1Frank Schoonmaker’s Encyclopedia of Wine, Hastings House, 1970

Crazy April Weather: Ice, Thunder, Hail and Snow in Paso Robles

The warm, sunny weather of last week seems like a distant memory.  In the last 24 hours we've had two hailstorms (the second with peals of thunder), a hard freeze, with temperatures down as low as 24 degrees in our coldest spots and even the tops of the hills below freezing, and about an inch of snow.

April is often an erratic weather month.  It can be warm and summery.  It can be cold and rainy.  And it's the month where we worry most about frost damage, as most years it's been warm enough by then for the vines to sprout.  We're comparatively lucky that this year March was cool and wet, and bud break perhaps three weeks behind normal.  This later start to the growing season meant that most of the vineyard was still dormant last night and should have escaped the bulk of the frost damage.

A few photos will give you a sense of how unusual this weather was, for spring.  First, a photo of a vineyard block in which we've mowed every-other row.  We mow to allow cold air to drain off the hillsides and away into the valleys, protecting the hillside vines from frost damage.  In today's snow, the mowed rows showed white while the unmowed rows were still green:


The hail was equally impressive, lasting long enough to cover exposed surfaces.  Our patio tables looked like they'd been covered with a white blanket:


As impressive visually as the snow and hail were, it's the cold that we worry about.  And it is cold.  Last night at 11pm our weather station was reading 32 degrees.  At its coldest it got down to 28 degrees in the middle of the vineyard, and 24 degrees in our coldest pocket down near the creek.  Even today it's been cold.  Winemaker Ryan Hebert came inside to report that the frost protection fan that is set to automatically turn on at 34 degrees had come on unexpectedly at 1pm.  That's unprecedented.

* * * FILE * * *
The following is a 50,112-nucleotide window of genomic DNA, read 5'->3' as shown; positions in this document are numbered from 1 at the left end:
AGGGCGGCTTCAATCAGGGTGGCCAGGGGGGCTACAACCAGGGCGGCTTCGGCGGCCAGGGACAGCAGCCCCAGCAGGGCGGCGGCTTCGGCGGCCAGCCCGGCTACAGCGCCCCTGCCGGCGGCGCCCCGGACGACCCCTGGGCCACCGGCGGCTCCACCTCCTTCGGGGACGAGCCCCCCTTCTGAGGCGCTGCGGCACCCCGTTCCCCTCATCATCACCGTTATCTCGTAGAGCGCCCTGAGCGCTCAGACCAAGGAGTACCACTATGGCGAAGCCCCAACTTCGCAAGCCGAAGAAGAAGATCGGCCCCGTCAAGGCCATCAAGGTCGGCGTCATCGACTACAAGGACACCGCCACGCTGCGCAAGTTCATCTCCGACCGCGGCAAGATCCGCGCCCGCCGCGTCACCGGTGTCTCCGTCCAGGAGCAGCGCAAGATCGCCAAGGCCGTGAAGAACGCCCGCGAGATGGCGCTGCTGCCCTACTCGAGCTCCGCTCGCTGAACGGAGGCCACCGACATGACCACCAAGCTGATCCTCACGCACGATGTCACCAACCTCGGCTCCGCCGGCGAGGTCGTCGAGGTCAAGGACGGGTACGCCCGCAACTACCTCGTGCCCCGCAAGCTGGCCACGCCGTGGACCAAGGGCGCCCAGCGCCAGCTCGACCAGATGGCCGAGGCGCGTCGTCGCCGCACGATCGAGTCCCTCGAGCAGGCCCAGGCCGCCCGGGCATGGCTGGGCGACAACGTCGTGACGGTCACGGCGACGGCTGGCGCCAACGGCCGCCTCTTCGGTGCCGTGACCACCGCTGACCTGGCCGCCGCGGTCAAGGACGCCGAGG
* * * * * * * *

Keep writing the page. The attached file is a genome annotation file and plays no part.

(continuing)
We frost protect our vineyard principally with fans, as our water resources are limited.  But the fans just promote circulation, and so don't warm up the surface air if the upper atmosphere is cold too.  We do protect about 20 acres with water, which works more reliably in colder temperatures.  Due to the buffering capabilities of water, as long as there is running water, the vines can be encased in ice but not get below 32 degrees.  On a frosty morning, the icicles can be impressive:


Paradoxically, it appears that it's our chilly location that may have helped us this time.  As we're colder than most Paso Robles spots, our vines are still dormant, while our neighbors (almost all of whom have vines out further than ours) reported significant damage from last night's frost, even in top-of-hill spots that typically don't freeze.  At Tablas Creek, Mourvedre, Roussanne, and Counoise are all still dormant.  Much of Syrah has yet to bud out.  Still, Grenache, Grenache Blanc and Viognier are all out, and I'm sure we'll sustain some damage.  We have one more frosty night forecast for tonight, after which we'll be able to assess where we are. 

If you're interested in more photos from today, you can find them in a Facebook photo album.  While you're looking, please think warm thoughts for us and hope for cloud cover tonight.

Blending, blending, blending... and an eventual look at the 2010 whites!

Over the last month, we've been narrowing down our options for what we'll make for estate white wines in the 2010 vintage.  This isn't really practical before March, as too many lots are still finishing up their fermentations, but beginning in mid-March most everything (except for a few recalcitrant Grenache Blanc lots) is done and settled enough to taste and evaluate.